The way in which streets divide us should be almost as obvious. Streets are dangerous, at least the ones full of cars, which again is almost all of them. This danger is a basic lesson we try to instill in our children. It’s the basis for all the laws and regulations associated with our roadways. And it’s a recurring trope in fiction and media. In one classic Monty Python sketch, a news host introduces a cut-away to ask “the man in the street” his thoughts on an issue. The man being interviewed is standing literally in the street – and so his remarks are interrupted when he is hit by a car. Consider also the classic arcade game, Frogger, in which the player attempts to help erstwhile amphibians navigate a busy highway. Three and a half centuries ago, the realities of travel were so different that getting from Beverly to Salem was an arduous, time-consuming, and occasionally dangerous prospect. With our modern pavement, bridges, and most importantly, cars, we have evolved into a phenomenally mobile society. That mobility comes at a price, though, of being tied together and surrounded by a vast web of streets which see fast-moving, multi-ton vehicles coursing along them at all hours of the day and night.

Even this, however, is not the only element of division created by our streets. The street – interpreted broadly, to include the sidewalk as well – is the point at which the places and properties where we live, work, shop, study, and worship end. The street is public space, the line where private property stops. But this is also what makes the street’s third role in our lives possible: it is a place where we can come to know each other better. In our era, this meaning for the street has been eclipsed and diminished to the point where what I’m driving at may not seem so obvious. Most of what a modern street is there for is to provide a route for our rolling boxes of privacy and anonymity: our cars. Everything else is usually treated as a secondary concern, so that we may want safer intersections for cyclists and crossings for pedestrians, but we blanch at sacrificing speed and convenience for drivers in order to get them. Yet, roads are common space – they are the most common form of common space in our cities, in fact, far exceeding park land and public buildings when measured in square feet.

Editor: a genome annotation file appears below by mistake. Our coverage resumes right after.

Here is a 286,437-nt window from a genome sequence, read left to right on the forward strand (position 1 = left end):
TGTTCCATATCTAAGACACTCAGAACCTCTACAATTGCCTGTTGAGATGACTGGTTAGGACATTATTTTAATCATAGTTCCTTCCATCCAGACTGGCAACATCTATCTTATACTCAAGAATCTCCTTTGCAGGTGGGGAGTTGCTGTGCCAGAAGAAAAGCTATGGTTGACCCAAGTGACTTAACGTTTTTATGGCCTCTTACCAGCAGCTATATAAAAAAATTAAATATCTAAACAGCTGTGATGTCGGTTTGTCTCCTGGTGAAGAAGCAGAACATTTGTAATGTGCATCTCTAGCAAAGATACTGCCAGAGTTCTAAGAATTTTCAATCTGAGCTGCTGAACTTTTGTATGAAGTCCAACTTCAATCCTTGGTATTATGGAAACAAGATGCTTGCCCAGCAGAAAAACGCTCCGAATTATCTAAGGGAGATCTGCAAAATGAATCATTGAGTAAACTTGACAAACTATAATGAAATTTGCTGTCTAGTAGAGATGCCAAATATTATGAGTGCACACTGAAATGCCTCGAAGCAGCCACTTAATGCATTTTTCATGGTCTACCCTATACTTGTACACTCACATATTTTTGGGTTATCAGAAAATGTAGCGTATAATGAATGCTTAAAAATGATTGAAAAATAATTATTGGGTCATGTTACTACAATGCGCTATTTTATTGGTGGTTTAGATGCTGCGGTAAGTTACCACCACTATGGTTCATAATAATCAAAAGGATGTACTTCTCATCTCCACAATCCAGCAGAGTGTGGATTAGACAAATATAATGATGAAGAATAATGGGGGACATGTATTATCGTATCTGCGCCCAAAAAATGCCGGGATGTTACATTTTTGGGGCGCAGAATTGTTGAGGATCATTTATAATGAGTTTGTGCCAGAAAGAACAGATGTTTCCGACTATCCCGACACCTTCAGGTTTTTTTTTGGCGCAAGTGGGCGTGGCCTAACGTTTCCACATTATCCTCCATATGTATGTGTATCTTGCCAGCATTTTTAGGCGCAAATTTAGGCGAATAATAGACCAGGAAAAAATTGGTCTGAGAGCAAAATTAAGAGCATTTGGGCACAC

The street has a role, therefore, as a place of interchange and interaction between people. This does happen on the sidewalk from time to time, when we manage to pull our senses out of the bubble of immediate, personal concern in which we are trained and socialized to live. But think of how it also explodes during those unusual times when we are allowed to use the street for something other than zipping along between the place we have to be and the place we had to be an hour ago. We had one of these moments just this past week, when the street outside was shut down for the local New Year’s celebration. And we also have a more permanent example across the bridge in Salem, where the Essex Street pedestrian mall allows the free flow of people and constant opportunities to notice and engage with each other. This is not all lollipops and gumdrops – I followed with interest some months ago as conflicts between street performers and a street preacher grew large enough that the city had to weigh in on the matter. But the fact remains that the street is most of the space that we hold in common in our cities and towns. It is natural and necessary that we do all that we can to help and to make it serve as a place where neighbors and strangers can connect with and experience each other. In fact, this is the sort of thing we need in order to really become and remain neighbors at all – as opposed to just people living separate, parallel lives in buildings or rooms that happen to be near each other.

Now, this is not the venue for a lecture on urban design, and my education is in theology, not city planning. I want to focus on what the street has to say to us at the spiritual level. These three very practical purposes for the street – a means of connection, a line of division, and a place of interchange – are all very much spiritual matters. How we connect to each other, how we cross the boundary between ‘I’ and ‘thou,’ is fundamentally a spiritual question. It’s a question that gains some illumination from one of the most important concepts in the religious history of East Asia: the Tao.